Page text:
How an Oxted Offshore Octet became very lucky sailors

We were lucky enough to book Lutine for the weekend at the end of Cowes Week, with Paul May as skipper and a crew of 8 Oxted Offshore members. Lutine was carrying her full racing sail wardrobe, so an exciting weekend beckoned, especially when a low developed off the Scottish coast on Friday and delivered lively winds all weekend! Peter Puttock takes up the story:

The Oxted Offshore Octet with skipper

Paul May (Skipper) – nickname “The Boss”
Richard Aust (Chief Navigator) – Nickname “Vasco”
Kevin Ludbrook (First Mate) – Nickname “Action Man”
Belinda Martin (Crewlady) – Nickname “Flapjack Lil”
James Martin (Crewman) – Nickname “Scottie”
Peter Puttock (Photographer) – Nickname “Clean Loo Pete”
Lisa Quilter (Crewlady) – Nickname “Ginger Cake Girl”
John Taylor (Crewman) – Nickname “Tall John”
Fran Taylor (Crewlady) – Nickname “Topside Catering Girl”

It is not often that one gets the chance to sail on famous yachts, especially for a whole weekend. And so, when the opportunity to sail “Lutine” arose, a number of Oxted Offshore members immediately put their names forward, all trying not to appear to be indecently hasty about their acceptance. Paul May was to skipper Lutine for the weekend too, making it a true Oxted Offshore weekend.

55 foot of X-Yacht, complete with racing sails. Ours for the weekend! Christmas had come on 16 August 2019! 

Lutine was going to be in Cowes, having competed in the Cowes Week Regatta. Her home port is Haslar in Gosport, so this was going to be a one-way trip. But how to get to Cowes? 

It made sense to drive to Haslar (car sharing of course!) and leave our cars there for when we got back on Sunday. All we then had to do was get to Cowes … somehow. The “quickest” route was the Gosport Ferry (locally known as the Green Meanie, on account of their skippers’ attitude of taking no prisoners when it comes to rights of way within Porstmouth Harbour). Then walk to the Portsmouth – Ryde fast foot-passenger ferry. At Ryde we would trundle down the pier with all our kit and get a cab from town to Cowes Yacht Haven, where our quarry was waiting for us.

But no, not the Oxted Octet, we do things differently. That was too slow and too much trouble. So we booked ourselves a Rib to take us door to door (or pontoon to pontoon).

The crew of 8 convened at a blustery Haslar. Force 5 – 6 and rain were forecast so it was going to be a bumpy, but fun, ride. And it was – both bumpy and fun! And fast. Apparently, we hit 35 knots during our crossing to the Isle of Wight. What a way to arrive in Cowes – and just before the heavens opened!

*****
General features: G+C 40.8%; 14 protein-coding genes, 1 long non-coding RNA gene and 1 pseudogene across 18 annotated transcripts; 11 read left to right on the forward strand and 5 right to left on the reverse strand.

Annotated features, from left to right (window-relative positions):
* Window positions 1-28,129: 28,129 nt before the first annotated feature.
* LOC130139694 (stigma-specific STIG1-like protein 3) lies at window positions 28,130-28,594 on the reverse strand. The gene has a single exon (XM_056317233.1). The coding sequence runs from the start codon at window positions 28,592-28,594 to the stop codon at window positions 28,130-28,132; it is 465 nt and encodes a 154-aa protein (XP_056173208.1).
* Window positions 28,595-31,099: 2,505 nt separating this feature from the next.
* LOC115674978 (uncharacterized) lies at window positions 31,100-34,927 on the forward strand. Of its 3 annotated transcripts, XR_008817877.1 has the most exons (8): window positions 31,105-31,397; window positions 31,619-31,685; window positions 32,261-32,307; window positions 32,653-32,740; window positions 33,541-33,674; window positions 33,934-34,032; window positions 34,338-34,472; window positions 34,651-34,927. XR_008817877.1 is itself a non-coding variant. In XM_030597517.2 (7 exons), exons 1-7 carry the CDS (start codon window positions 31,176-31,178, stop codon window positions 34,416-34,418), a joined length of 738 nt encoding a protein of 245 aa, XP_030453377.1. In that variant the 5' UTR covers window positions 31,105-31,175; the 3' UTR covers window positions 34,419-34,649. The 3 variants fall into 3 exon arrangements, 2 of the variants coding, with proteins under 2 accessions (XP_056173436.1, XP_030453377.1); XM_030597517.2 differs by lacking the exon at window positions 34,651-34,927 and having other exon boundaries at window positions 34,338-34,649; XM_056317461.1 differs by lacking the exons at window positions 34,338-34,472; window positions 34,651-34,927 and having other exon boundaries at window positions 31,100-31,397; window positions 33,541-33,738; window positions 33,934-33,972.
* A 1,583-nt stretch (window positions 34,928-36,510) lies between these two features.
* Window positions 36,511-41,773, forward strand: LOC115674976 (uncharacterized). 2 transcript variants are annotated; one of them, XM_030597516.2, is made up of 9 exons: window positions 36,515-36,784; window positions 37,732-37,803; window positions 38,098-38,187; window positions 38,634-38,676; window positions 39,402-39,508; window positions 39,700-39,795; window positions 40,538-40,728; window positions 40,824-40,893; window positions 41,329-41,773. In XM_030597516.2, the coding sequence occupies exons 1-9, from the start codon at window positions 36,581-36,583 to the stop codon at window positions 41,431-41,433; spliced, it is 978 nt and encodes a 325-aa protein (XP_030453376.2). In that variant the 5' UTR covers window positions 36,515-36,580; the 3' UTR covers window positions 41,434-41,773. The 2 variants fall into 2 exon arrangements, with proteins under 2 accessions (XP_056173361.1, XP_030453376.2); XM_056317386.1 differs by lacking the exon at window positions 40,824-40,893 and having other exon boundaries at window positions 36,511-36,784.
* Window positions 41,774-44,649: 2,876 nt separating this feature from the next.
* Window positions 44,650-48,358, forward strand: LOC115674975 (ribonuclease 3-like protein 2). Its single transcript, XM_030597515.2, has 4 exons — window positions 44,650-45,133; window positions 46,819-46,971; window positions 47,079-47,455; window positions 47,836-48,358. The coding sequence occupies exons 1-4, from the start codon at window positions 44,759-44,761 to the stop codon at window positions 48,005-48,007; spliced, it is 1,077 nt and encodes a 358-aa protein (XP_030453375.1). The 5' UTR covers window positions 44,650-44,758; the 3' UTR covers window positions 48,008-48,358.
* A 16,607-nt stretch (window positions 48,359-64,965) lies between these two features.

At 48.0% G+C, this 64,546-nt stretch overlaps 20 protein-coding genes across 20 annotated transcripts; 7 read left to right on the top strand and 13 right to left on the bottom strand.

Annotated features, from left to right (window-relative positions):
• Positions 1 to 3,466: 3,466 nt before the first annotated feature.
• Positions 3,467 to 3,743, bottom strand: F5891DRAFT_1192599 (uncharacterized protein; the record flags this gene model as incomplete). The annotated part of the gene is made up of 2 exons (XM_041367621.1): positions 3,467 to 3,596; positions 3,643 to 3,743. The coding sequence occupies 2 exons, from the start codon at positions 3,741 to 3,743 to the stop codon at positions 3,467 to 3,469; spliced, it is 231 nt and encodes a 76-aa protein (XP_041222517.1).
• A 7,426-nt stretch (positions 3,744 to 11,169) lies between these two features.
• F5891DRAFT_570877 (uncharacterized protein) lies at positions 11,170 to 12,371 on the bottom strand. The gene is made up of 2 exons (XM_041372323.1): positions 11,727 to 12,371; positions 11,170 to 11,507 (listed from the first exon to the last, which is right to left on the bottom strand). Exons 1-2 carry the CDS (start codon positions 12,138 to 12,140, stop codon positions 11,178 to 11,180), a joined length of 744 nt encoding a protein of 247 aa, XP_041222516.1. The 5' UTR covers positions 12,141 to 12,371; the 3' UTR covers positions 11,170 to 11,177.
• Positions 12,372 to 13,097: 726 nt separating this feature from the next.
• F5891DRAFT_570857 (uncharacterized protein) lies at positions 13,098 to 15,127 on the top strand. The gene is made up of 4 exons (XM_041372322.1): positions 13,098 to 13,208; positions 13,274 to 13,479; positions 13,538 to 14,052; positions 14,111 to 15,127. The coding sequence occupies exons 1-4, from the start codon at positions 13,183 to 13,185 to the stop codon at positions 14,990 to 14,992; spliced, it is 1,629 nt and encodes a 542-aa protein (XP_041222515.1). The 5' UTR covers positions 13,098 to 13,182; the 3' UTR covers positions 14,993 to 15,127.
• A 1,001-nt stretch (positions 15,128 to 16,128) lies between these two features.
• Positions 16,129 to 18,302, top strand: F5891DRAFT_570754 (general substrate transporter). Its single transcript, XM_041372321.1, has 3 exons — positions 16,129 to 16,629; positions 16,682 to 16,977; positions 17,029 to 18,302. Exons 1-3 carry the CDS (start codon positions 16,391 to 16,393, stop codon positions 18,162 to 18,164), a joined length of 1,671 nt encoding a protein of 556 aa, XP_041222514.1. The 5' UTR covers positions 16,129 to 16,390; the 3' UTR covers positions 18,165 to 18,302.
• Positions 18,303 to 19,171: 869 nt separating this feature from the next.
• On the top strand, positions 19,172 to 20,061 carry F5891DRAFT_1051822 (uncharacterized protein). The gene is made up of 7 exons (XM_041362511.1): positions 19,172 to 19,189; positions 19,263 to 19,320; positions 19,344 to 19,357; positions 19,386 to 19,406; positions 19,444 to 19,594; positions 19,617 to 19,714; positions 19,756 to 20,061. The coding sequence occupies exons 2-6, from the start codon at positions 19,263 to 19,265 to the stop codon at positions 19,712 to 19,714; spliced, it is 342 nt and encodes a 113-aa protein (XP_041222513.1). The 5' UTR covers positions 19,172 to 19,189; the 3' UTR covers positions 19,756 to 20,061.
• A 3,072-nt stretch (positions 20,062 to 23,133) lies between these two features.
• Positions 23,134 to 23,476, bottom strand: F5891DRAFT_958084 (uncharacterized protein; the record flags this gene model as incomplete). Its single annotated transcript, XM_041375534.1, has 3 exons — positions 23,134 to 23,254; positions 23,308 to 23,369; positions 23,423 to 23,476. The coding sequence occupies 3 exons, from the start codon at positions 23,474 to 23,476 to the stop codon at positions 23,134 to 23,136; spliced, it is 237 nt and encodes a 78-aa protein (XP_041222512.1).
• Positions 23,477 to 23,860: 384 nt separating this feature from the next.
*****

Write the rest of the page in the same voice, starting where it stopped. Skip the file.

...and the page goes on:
After a few beers in the Pier Head and loading up the boat with a Waitrose delivery, we spent a lovely evening at Murrays. For those not familiar with Murrays, it was started about 20 years ago, specialises in fish, and is definitely aimed at the ravenous crew. After a very fulsome meal we retired to watch the end of Cowes week fireworks – in torrential rain! Luckily this was going to be the worst of the wet weather for the weekend.

Dinner at Murrays Seafood Restaurant before the End of Cowes Week Firework Display

Saturday morning saw bright blue skies. The weather forecast predicted 15 knots rising to 24 knots with 34 knot gusts and a perfect day for sailing on Lutine.

So what is Lutine? 

The current Lutine is an X-Yachts 55, owned and operated by Lloyds Yacht Club. She’s regularly out on corporate charters and LLYC club members can book themselves on to Club Weekends throughout the year.

X-Yachts is a Danish boat builder, renowned for fast but very seaworthy yachts. This is the link to the brochure

I will draw the reader’s attention to the vital statistics:
LOA : 16.76 m
LWL: 14.46 m
Draft: 3.2 m
Ballast 6,000 kg
Main Sail Area: 93.6 sq m
Genoa Area : 74 sq m
And you can have one for about £750,000! A snip.

These figures suggest a stiff, performance boat, but as the brochure says: “A boat that can perform in a regatta and is also suitable for long distance cruising”. And that brochure was telling no lies! As soon as we got clear of Cowes and raised the reefed main if became clear that this is a very slippery boat. She was instantly up at 6 knots, in a light breeze. This all promised that we were going to have a fun and fast day getting acquainted with her.

Out came the Genoa. This was a rather small sail by comparison to the normal trend for 100%+ foresails, but it proved to be just right for the conditions in which we would be sailing. Paul allocated us our tasks and we set off East, towards the forts and Portsmouth. But those were soon past us as we headed on towards Nab Tower and past Selsey Bill.

A confident Lisa at the helm – she’s come a long way since her first taste of sailing with Bob Perry on last year’s Sailing Experience Day

Lutine is a breeze (Ha Ha!) to sail. Like all yachts, if you gauge the amount of sail that is required and don’t fall into the trap of “more sail means more speed”, the likelihood of having crises due to gusts are reduced. On a boat such as Lutine, where the loads on the sheets are high (just look at the size of the winches!), you do need to be careful not to over-stretch the boat, and the crew. She already had a reef set in the main, so we left it like that.

Most of the time she was beautifully balanced, but occasionally, in the gusts, she would gripe up and exhibit a lot of weather helm. The crew got used to this and with the traveller sheet to hand, ready to drop the traveller, and the main sheet ready for “dumping”, we started to get the speeds up around 11 knots. And, of course, the 3.2 m draft meant that there was a lot of resistance by the boat to “falling over”.

Interestingly Lutine has the German Main sheet system, where the main sheet is led from the port side primary winch. Up to the mast, back along the boom, down to the traveller, back up to the end of the boom, back to the mast and then ends up at the starboard primary winch. This means you can trim the sail from either side, windward or leeward, and this is a brilliant feature if one is in a hurry to trim or dump the main. We used this feature quite a lot!

By mid-afternoon, we decided to return to Cowes and had a leisurely sail back to Shepards Wharf for the night. We had learned a lot about how the boat handled and as the day progressed Paul didn’t need to instruct us so much. Also noticeable was how we all started to gel as a team. 

At 18:00 we had the traditional Tot of Rum. This is an old Naval tradition where every crew member was given a daily tot of rum. I think the intention was to stave off scurvy. One thing is for sure – a tot of rum, drunk in one go, does bring a warming feeling to one’s inner being, so to speak. Then off to The Coast for a very pleasant meal.

Sunday had been nominated “Nab Tower Challenge Day”, on account of the favourable tides, predicted wind conditions and the fact we would be going from Cowes but returning the boat to Haslar Marina in Gosport.